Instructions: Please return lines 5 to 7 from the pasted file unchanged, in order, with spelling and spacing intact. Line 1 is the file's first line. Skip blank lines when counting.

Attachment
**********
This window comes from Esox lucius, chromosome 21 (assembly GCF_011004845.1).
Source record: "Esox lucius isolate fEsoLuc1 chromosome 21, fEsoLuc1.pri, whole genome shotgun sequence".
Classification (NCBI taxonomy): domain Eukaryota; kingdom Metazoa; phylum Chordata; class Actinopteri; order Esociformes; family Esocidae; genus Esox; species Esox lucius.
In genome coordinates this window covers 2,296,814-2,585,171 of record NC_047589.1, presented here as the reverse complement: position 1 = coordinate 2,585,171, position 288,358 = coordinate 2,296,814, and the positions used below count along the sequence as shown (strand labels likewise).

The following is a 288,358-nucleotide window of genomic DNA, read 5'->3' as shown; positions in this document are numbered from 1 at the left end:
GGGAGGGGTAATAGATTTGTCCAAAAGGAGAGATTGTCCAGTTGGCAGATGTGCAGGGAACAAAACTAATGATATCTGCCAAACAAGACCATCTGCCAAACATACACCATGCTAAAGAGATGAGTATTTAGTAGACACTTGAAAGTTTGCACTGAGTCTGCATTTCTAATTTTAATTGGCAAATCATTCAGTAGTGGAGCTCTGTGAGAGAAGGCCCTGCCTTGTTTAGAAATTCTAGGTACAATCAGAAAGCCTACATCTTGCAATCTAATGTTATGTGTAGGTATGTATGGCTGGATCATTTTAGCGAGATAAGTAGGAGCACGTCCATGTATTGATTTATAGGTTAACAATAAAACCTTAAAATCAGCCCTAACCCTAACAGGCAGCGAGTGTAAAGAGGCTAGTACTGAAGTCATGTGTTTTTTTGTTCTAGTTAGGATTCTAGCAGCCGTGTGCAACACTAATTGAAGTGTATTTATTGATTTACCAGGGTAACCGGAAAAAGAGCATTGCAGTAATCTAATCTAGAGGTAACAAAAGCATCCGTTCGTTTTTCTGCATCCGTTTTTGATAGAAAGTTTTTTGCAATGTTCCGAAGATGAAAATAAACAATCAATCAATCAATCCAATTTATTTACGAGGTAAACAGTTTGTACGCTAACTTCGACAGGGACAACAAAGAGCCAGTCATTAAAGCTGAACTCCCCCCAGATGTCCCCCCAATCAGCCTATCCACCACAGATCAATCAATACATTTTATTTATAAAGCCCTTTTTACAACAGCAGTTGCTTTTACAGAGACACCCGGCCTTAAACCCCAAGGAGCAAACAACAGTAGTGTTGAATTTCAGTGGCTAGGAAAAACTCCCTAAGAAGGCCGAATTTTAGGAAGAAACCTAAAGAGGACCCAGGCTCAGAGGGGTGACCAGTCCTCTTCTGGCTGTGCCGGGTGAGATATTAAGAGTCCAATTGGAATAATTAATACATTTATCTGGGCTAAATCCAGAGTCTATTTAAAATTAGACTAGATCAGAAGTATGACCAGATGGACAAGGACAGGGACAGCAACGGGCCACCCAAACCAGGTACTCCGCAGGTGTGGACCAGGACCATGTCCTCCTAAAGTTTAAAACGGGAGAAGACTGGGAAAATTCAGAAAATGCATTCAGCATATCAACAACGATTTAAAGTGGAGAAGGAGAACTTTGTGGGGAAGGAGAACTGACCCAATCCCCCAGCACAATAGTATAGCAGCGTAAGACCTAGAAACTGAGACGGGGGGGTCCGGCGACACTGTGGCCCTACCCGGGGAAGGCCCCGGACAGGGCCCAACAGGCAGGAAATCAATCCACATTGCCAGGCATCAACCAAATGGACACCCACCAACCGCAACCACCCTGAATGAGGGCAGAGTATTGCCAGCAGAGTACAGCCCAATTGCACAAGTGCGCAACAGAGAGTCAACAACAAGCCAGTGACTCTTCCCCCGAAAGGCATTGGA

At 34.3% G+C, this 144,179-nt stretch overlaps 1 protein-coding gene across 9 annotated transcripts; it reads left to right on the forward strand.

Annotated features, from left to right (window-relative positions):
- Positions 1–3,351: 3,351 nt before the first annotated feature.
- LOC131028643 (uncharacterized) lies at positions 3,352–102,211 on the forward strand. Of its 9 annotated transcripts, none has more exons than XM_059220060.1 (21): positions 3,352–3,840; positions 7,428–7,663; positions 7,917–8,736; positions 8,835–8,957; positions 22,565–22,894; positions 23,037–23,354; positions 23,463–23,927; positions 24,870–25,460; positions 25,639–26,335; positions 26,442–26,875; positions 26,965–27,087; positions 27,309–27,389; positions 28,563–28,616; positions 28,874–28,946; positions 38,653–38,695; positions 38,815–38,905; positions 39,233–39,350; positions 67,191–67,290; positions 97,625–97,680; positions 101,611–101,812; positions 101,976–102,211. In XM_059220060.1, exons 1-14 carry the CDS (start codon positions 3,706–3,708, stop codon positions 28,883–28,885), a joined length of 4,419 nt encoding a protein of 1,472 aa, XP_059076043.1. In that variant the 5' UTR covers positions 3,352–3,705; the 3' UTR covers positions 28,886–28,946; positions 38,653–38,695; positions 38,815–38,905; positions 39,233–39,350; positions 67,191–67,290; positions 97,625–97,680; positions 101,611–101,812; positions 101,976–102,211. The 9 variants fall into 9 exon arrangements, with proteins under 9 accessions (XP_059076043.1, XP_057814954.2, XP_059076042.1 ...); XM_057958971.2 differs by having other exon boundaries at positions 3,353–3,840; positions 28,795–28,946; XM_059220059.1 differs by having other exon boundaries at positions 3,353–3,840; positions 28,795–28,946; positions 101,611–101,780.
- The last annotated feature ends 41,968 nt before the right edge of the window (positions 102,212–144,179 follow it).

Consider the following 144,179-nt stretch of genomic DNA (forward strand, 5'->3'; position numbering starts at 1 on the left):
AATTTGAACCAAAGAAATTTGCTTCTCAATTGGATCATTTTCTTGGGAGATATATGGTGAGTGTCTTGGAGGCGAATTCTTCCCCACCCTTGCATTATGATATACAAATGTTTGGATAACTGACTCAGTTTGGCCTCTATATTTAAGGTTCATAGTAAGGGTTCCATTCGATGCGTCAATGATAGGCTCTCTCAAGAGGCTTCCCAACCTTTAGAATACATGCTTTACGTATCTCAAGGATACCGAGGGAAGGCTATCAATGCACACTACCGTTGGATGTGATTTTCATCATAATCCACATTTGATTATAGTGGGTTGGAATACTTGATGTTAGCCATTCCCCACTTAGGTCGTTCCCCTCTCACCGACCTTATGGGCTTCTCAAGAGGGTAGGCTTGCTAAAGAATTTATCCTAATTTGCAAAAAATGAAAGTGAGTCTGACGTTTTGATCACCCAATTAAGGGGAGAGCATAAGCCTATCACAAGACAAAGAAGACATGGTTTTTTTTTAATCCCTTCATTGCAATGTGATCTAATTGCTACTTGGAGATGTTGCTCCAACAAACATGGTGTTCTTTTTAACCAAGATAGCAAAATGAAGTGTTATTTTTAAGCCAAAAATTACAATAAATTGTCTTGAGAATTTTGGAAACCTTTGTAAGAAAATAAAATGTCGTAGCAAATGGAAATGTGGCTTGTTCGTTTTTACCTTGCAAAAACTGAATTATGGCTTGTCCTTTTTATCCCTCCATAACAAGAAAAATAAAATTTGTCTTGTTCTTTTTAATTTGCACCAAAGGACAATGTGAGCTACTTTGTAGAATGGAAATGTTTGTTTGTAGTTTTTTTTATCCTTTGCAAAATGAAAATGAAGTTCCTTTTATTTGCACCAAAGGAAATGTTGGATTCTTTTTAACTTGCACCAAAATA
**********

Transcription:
The following is a 288,358-nucleotide window of genomic DNA, read 5'->3' as shown; positions in this document are numbered from 1 at the left end:
GGGAGGGGTAATAGATTTGTCCAAAAGGAGAGATTGTCCAGTTGGCAGATGTGCAGGGAACAAAACTAATGATATCTGCCAAACAAGACCATCTGCCAAACATACACCATGCTAAAGAGATGAGTATTTAGTAGACACTTGAAAGTTTGCACTGAGTCTGCATTTCTAATTTTAATTGGCAAATCATTCAGTAGTGGAGCTCTGTGAGAGAAGGCCCTGCCTTGTTTAGAAATTCTAGGTACAATCAGAAAGCCTACATCTTGCAATCTAATGTTATGTGTAGGTATGTATGGCTGGATCATTTTAGCGAGATAAGTAGGAGCACGTCCATGTATTGATTTATAGGTTAACAATAAAACCTTAAAATCAGCCCTAACCCTAACAGGCAGCGAGTGTAAAGAGGCTAGTACTGAAGTCATGTGTTTTTTTGTTCTAGTTAGGATTCTAGCAGCCGTGTGCAACACTAATTGAAGTGTATTTATTGATTTACCAGGGTAACCGGAAAAAGAGCATTGCAGTAATCTAATCTAGAGGTAACAAAAGCATCCGTTCGTTTTTCTGCATCCGTTTTTGATAGAAAGTTTTTTGCAATGTTCCGAAGATGAAAATAAACAATCAATCAATCAATCCAATTTATTTACGAGGTAAACAGTTTGTACGCTAACTTCGACAGGGACAACAAAGAGCCAGTCATTAAAGCTGAACTCCCCCCAGATGTCCCCCCAATCAGCCTATCCACCACAGATCAATCAATACATTTTATTTATAAAGCCCTTTTTACAACAGCAGTTGCTTTTACAGAGACACCCGGCCTTAAACCCCAAGGAGCAAACAACAGTAGTGTTGAATTTCAGTGGCTAGGAAAAACTCCCTAAGAAGGCCGAATTTTAGGAAGAAACCTAAAGAGGACCCAGGCTCAGAGGGGTGACCAGTCCTCTTCTGGCTGTGCCGGGTGAGATATTAAGAGTCCAATTGGAATAATTAATACATTTATCTGGGCTAAATCCAGAGTCTATTTAAAATTAGACTAGATCAGAAGTATGACCAGATGGACAAGGACAGGGACAGCAACGGGCCACCCAAACCAGGTACTCCGCAGGTGTGGACCAGGACCATGTCCTCCTAAAGTTTAAAACGGGAGAAGACTGGGAAAATTCAGAAAATGCATTCAGCATATCAACAACGATTTAAAGTGGAGAAGGAGAACTTTGTGGGGAAGGAGAACTGACCCAATCCCCCAGCACAATAGTATAGCAGCGTAAGACCTAGAAACTGAGACGGGGGGGTCCGGCGACACTGTGGCCCTACCCGGGGAAGGCCCCGGACAGGGCCCAACAGGCAGGAAATCAATCCACATTGCCAGGCATCAACCAAATGGACACCCACCAACCGCAACCACCCTGAATGAGGGCAGAGTATTGCCAGCAGAGTACAGCCCAATTGCACAAGTGCGCAACAGAGAGTCAACAACAAGCCAGTGACTCTTCCCCCGAAAGGCATTGGA

At 34.3% G+C, this 144,179-nt stretch overlaps 1 protein-coding gene across 9 annotated transcripts; it reads left to right on the forward strand.